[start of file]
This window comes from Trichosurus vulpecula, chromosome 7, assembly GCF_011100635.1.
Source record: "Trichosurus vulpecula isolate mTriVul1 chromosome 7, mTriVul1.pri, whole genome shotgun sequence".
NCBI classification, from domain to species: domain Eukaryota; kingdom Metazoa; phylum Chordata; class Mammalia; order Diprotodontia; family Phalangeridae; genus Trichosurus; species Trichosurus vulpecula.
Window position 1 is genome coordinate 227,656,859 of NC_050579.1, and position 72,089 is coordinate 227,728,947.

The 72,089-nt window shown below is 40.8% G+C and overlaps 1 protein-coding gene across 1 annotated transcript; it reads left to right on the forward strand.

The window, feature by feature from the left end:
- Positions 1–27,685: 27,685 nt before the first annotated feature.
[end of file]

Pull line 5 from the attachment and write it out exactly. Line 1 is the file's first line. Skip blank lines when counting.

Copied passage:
The 72,089-nt window shown below is 40.8% G+C and overlaps 1 protein-coding gene across 1 annotated transcript; it reads left to right on the forward strand.